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5 Broken Cameras: ADC Questions US-Israeli Agreement

5 Broken Cameras: ADC Questions US-Israeli Agreement

Today ADC called on the US Customs and Border Protection (CBP) to issue an immediate apology to Emad Burnat. Also, ADC formally requested the Department of Homeland Security (DHS) Office of the Inspector General to initiate an immediate investigation to determine to what extent CBP officials engaged in racial profiling based on a recent agreement between the US and Israel. Click here to view our official request.

As you might already know, immigration officials at Los Angeles International Airport detained the Burnat family as they arrived into Los Angeles yesterday. Burnat is a Palestinian director of the Oscar-nominated documentary “5 Broken Cameras.”

Burnat told ADC this morning that he, along with his wife, and their 8 year old son were questioned and threatened with deportation. Burnat told ADC that immigration officials did not apologize to him after his ordeal. “No one apologized to me and my family,” Burnat said, “all the told me was: you are free to go.”

Burnat visited the United States six times last year and never faced any issues during previous visits. ADC President Warren David said today: “ADC is concerned that detaining Burnat came a result of a recent agreement between the United States and Israel.” Last week ADC filed a Freedom of Information Act (FOIA) request, demanding that DHS-CBP provide information pertaining to an agreement between CBP’s Customs-Trade Partnership Against Terrorism, or C-TPAT, and the Israeli Tax Authority’s Authorized Economic Operator Program.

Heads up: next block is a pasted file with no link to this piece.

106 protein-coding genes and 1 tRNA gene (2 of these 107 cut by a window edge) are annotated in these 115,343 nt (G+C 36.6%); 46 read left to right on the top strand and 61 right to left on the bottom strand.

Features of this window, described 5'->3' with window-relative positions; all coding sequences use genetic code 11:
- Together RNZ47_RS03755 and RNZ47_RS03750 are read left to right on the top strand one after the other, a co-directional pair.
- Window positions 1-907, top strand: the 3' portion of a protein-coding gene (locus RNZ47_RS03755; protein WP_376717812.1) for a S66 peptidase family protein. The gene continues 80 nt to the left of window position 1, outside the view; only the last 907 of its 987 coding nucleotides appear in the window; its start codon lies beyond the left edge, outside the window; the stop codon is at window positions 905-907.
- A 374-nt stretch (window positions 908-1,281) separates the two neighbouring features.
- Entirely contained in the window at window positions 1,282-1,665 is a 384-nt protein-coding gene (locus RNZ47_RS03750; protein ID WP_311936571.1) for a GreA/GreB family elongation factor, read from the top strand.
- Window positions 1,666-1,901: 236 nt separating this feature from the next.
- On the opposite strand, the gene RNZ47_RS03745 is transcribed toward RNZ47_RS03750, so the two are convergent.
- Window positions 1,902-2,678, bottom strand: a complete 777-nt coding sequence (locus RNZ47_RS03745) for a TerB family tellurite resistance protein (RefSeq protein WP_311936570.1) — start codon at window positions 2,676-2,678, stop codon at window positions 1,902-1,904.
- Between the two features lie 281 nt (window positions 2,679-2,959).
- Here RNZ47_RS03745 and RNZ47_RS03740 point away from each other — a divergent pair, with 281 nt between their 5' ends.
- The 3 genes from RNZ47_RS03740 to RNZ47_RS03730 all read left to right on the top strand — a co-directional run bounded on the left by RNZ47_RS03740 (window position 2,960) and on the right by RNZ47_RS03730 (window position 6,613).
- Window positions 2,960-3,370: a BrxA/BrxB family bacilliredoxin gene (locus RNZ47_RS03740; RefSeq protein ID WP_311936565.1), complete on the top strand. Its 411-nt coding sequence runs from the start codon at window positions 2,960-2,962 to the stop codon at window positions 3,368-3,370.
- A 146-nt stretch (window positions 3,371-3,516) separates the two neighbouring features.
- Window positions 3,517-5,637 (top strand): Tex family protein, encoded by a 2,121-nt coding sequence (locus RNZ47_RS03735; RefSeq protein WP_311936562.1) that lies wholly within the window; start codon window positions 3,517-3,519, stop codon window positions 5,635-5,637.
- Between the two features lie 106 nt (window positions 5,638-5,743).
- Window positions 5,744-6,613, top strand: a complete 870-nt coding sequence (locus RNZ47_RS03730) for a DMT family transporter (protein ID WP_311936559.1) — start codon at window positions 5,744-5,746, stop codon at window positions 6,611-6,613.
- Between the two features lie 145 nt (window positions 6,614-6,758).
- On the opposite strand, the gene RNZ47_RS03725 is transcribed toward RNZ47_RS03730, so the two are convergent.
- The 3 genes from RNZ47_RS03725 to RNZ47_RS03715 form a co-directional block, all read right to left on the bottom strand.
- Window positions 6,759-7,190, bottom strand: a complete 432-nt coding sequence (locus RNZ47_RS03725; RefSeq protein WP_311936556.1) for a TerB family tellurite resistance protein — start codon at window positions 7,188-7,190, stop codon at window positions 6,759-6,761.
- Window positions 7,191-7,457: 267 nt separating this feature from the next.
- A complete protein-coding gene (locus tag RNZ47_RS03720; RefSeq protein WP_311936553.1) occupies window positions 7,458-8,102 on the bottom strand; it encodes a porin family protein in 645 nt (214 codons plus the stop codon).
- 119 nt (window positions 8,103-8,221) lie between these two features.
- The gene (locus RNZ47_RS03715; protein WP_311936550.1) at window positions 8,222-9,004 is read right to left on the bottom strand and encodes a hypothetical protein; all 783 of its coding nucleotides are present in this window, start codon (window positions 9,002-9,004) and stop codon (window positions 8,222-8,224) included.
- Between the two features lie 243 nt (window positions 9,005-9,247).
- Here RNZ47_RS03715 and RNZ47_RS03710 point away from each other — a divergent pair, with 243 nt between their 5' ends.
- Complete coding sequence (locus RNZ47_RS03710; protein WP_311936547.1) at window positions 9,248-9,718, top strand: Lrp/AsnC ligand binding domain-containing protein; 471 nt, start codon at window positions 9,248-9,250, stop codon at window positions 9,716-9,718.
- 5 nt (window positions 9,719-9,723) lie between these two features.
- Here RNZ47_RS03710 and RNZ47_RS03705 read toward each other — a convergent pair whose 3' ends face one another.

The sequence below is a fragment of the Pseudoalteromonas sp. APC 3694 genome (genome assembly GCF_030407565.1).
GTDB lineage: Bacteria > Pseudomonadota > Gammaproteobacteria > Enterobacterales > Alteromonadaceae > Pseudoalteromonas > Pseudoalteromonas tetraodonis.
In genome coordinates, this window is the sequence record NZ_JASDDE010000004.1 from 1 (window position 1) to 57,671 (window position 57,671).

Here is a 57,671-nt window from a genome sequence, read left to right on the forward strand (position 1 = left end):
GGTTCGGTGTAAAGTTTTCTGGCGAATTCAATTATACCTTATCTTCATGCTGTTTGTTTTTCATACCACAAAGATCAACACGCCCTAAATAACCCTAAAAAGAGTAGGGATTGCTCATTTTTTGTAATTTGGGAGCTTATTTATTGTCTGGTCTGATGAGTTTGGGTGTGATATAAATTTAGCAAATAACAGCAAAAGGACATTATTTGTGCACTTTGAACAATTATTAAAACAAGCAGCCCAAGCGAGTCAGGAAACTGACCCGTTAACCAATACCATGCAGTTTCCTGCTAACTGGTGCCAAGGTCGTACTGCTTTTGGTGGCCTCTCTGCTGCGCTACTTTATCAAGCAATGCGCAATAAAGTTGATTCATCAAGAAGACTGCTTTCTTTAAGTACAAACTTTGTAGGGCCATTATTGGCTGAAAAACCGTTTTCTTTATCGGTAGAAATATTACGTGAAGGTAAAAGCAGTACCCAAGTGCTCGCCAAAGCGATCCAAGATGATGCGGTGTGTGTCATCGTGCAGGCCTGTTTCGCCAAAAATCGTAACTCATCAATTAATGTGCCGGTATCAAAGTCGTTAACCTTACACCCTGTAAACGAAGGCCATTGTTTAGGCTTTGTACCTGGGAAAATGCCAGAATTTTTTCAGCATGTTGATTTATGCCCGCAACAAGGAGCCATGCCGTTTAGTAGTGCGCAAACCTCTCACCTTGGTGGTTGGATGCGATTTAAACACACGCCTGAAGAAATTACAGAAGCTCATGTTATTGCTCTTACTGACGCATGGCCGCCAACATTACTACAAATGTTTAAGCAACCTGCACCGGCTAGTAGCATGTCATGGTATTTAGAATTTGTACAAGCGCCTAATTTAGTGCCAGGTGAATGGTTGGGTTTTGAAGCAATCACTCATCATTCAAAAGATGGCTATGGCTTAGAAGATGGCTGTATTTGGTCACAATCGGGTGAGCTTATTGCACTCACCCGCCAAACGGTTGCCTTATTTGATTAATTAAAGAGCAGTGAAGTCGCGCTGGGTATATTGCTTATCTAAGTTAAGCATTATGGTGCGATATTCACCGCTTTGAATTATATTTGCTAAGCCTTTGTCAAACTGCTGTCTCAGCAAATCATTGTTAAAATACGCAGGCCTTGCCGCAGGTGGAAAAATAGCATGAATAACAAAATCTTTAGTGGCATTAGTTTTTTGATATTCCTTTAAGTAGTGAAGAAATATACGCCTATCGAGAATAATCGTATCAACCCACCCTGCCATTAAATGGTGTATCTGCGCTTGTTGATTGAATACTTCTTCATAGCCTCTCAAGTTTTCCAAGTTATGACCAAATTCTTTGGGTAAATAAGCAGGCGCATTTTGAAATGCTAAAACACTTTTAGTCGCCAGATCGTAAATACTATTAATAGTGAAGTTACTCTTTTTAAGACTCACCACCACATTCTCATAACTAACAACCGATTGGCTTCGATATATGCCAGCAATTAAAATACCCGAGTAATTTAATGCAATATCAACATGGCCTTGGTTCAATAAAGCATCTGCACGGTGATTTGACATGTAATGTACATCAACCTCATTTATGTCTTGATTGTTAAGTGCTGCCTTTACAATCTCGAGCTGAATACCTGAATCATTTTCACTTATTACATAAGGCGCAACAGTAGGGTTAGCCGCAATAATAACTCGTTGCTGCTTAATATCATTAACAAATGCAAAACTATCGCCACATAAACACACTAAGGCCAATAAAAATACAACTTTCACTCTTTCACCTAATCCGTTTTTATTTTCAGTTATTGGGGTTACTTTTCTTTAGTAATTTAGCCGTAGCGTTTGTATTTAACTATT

ADC is inquiring about information being shared under the agreement, and whether that information is being used to racially profile Arab nationals and Arab Americans arriving to the US from abroad. As we know, Customs and Border policies used by Israel are notorious for aggressive profiling techniques, often resulting in extensive secondary searches for individuals of Arab descent. Many US citizens travelling from the US to and from Israel have been forced to strip-searches, and a number of individuals have flatout been denied entry.

The practice of using information to target Arab nationals is one used by the US government in the past. ADC has obtained exclusive documents that show how in the 1970’s the implementation of “Operation Boulder” resulted in the profiling of Arab nationals, including Arab Americans. In another FOIA filed by ADC in 2008, results obtained show that the US government shared sensitive information about Arab nationals with other nations. A memo obtained exclusively by ADC dated October 13, 1972 directs the US Embassy, Tel Aviv, to send telegrams to Washington, DC about Arabs residing in Israel or occupied territories visiting the United States. The telegrams contain “brief physical description, estimated date of arrival in the United States, local residence, and individual to be visited in the United States.” The info was furnished to the FBI, and shared with other nations.

ADC will continue to address allegations of racial profiling at our borders. If you or anyone you know suspects an occurrence of racial profiling, please contact the ADC Legal Department at legal@adc.org.

ENDS

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